However, Urban feels this time is different and has even set a tentative target date of May 17, 2024 — the International Day Against Homophobia, Transphobia and Biphobia — for an announcement.
Earlier in December, in a different Q&A article published by web.de, he described the May 17 awareness day as a coming-out “opportunity” and was asked how the group of players felt about that.
“They like it. It is a process of rapprochement to come to terms with oneself, an encounter with one’s own fears and anxieties, from which one can and will grow, in order to then take this final step towards freedom. And I’ll help you with that.”
Through his company Diversero, which is running “Sports Free”, Urban has also released the trailer for a documentary film called “Hide and Seek”.
A group coming-out story in soccer — could it happen?
The concept of LGBTQ athletes coming out collectively has often been mooted in sports, but there are barely any examples of it in practice, and none that Outsports is aware of in men’s team sports specifically.
The closest we can recall occurred in France in 2021 — again in conjunction with a TV documentary — when five Olympians and a rugby union player spoke publicly for the first time about being LGBTQ.
In men’s soccer in England, speculation is heightened from time to time by bold claims made in the media about mystery gay footballers. In 2017, former Leeds United managing director David Haigh said in an interview that he knew of at least 20 playing in the Premier League and the second-tier Championship.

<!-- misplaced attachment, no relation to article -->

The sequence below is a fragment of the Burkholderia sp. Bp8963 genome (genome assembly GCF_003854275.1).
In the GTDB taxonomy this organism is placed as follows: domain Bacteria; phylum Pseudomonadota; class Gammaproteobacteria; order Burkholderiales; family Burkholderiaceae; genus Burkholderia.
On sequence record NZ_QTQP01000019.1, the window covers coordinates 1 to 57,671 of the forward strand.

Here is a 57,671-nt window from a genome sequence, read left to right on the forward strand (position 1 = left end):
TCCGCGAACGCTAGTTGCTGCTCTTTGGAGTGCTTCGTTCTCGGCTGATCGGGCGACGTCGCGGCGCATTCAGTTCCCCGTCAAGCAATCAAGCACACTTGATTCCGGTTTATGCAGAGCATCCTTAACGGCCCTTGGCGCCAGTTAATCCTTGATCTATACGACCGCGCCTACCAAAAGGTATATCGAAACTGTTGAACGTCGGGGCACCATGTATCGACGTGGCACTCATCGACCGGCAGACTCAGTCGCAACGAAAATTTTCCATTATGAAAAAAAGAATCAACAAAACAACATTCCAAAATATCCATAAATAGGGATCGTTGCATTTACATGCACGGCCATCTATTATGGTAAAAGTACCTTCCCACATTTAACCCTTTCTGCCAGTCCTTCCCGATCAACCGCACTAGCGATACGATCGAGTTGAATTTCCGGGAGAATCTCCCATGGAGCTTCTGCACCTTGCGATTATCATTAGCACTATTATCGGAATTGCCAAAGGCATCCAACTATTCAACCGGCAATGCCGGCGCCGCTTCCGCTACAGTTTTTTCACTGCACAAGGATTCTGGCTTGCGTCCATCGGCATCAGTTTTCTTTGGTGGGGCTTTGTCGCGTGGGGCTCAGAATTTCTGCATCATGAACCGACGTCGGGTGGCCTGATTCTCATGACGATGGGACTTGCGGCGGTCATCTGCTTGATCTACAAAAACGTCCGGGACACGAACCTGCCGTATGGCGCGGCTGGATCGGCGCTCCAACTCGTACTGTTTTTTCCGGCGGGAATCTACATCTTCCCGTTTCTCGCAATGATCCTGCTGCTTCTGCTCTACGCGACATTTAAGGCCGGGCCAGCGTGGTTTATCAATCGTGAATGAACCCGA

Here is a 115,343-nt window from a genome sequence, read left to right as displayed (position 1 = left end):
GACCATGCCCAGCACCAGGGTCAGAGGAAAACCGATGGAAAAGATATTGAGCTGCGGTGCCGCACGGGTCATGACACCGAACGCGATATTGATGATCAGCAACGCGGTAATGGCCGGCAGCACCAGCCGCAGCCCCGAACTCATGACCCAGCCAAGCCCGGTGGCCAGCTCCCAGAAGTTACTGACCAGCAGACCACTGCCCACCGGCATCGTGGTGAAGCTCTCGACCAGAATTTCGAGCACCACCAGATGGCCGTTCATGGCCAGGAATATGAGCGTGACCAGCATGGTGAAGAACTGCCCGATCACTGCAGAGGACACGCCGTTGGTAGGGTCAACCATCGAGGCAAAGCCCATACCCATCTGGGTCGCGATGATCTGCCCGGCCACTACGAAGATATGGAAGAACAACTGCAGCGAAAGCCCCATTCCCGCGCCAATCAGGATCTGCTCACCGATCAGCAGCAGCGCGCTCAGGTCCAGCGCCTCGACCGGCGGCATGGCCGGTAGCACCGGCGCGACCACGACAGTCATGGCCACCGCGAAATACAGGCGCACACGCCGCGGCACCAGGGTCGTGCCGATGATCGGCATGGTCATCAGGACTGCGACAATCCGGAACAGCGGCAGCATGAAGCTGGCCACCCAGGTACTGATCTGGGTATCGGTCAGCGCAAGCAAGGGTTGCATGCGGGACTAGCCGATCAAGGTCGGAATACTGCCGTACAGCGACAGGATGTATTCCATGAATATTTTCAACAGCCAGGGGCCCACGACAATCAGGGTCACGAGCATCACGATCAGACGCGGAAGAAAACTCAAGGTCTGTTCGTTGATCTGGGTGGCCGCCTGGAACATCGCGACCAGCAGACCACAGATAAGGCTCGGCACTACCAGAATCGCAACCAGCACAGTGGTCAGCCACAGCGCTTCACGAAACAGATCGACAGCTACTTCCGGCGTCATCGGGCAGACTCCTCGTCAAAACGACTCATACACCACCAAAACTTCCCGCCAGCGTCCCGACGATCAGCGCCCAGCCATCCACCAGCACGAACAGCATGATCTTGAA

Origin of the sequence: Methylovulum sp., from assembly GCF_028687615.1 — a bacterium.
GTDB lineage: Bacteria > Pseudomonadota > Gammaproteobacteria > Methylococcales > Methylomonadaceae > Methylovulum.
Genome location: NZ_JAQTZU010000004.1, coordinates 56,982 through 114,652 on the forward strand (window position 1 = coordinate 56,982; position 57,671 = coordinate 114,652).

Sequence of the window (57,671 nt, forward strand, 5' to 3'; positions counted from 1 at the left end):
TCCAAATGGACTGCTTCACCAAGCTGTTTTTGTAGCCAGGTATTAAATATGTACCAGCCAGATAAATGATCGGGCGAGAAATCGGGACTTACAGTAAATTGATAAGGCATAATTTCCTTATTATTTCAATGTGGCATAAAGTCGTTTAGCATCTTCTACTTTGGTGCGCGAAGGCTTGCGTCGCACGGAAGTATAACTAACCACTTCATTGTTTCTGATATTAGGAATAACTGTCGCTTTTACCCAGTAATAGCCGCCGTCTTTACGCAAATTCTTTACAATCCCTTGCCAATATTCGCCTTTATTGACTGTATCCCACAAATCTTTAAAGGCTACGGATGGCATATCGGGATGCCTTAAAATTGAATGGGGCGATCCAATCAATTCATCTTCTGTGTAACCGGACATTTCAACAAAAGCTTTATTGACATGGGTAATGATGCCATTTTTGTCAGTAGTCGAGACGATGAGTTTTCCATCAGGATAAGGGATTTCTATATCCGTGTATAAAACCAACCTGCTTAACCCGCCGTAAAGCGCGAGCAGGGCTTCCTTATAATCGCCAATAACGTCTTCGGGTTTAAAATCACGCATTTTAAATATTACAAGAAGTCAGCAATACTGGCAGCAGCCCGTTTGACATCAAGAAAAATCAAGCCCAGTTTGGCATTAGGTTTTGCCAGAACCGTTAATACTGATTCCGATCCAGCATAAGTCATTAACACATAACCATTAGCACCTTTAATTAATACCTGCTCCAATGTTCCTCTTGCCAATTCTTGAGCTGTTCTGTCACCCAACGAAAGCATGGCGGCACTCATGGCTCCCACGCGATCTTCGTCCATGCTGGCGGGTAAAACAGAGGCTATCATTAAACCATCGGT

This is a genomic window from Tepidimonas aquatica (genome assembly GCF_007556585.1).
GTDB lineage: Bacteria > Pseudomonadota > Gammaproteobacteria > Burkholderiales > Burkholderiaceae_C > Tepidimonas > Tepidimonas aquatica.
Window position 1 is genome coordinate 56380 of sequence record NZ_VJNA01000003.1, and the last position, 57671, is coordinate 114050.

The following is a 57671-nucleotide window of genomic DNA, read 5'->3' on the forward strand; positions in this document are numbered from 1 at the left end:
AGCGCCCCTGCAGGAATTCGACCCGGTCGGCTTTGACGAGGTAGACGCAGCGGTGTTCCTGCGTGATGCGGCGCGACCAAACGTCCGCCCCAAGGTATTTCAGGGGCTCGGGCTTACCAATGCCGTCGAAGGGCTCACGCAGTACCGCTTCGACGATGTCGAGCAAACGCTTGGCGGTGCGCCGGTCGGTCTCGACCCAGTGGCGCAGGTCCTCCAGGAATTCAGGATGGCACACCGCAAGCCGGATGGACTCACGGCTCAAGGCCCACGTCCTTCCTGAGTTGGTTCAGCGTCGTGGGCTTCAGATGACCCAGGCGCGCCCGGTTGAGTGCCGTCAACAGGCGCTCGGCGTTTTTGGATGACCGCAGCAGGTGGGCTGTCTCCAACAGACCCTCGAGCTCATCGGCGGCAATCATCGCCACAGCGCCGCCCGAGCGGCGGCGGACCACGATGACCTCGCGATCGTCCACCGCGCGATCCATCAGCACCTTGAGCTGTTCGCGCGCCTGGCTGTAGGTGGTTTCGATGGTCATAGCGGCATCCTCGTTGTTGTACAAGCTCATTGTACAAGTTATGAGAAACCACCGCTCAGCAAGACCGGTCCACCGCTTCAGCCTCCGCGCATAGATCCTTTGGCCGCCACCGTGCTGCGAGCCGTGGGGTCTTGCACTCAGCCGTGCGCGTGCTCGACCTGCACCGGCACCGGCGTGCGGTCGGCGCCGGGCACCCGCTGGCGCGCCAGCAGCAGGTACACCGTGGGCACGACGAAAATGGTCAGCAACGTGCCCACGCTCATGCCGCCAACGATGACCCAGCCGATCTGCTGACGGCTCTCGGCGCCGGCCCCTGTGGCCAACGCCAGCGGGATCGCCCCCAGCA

Three years later, a charity called the Justin Fashanu Foundation told The Sun newspaper that it was working with five players, two of whom were later quoted anonymously in the tabloid.
None of these assertions are known to have developed further in any way, and appeared to attract more skepticism than support. That recent history is likely to leave many observers unconvinced when it comes to Urban’s claims, despite his confidence.
It reflects the claims made a decade ago that four NFL players were all going to come out publicly together. That was never true and thus never materialized.
There is also a crowdfunder element to “Sports Free” — at the time of writing, the GoFundMe has raised 1,800 euros of a stated target of 500,000 euros in the space of two months, although Urban has referred in interviews to larger donations from clubs, with Borussia Dortmund said to have pledged 25,000 euros while VfB Stuttgart and FC St Pauli are also contributing.